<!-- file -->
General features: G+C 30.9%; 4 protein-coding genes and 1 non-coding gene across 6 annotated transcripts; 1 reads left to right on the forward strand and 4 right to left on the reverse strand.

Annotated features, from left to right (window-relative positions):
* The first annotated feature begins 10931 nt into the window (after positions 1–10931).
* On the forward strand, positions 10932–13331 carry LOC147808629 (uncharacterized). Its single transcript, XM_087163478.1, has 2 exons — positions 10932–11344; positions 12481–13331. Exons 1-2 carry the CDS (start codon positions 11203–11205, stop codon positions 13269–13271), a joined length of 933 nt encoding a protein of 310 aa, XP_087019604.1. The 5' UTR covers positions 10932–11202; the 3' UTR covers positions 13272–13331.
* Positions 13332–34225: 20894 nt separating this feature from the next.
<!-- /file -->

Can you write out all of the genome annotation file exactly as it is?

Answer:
General features: G+C 30.9%; 4 protein-coding genes and 1 non-coding gene across 6 annotated transcripts; 1 reads left to right on the forward strand and 4 right to left on the reverse strand.

Annotated features, from left to right (window-relative positions):
* The first annotated feature begins 10931 nt into the window (after positions 1–10931).
* On the forward strand, positions 10932–13331 carry LOC147808629 (uncharacterized). Its single transcript, XM_087163478.1, has 2 exons — positions 10932–11344; positions 12481–13331. Exons 1-2 carry the CDS (start codon positions 11203–11205, stop codon positions 13269–13271), a joined length of 933 nt encoding a protein of 310 aa, XP_087019604.1. The 5' UTR covers positions 10932–11202; the 3' UTR covers positions 13272–13331.
* Positions 13332–34225: 20894 nt separating this feature from the next.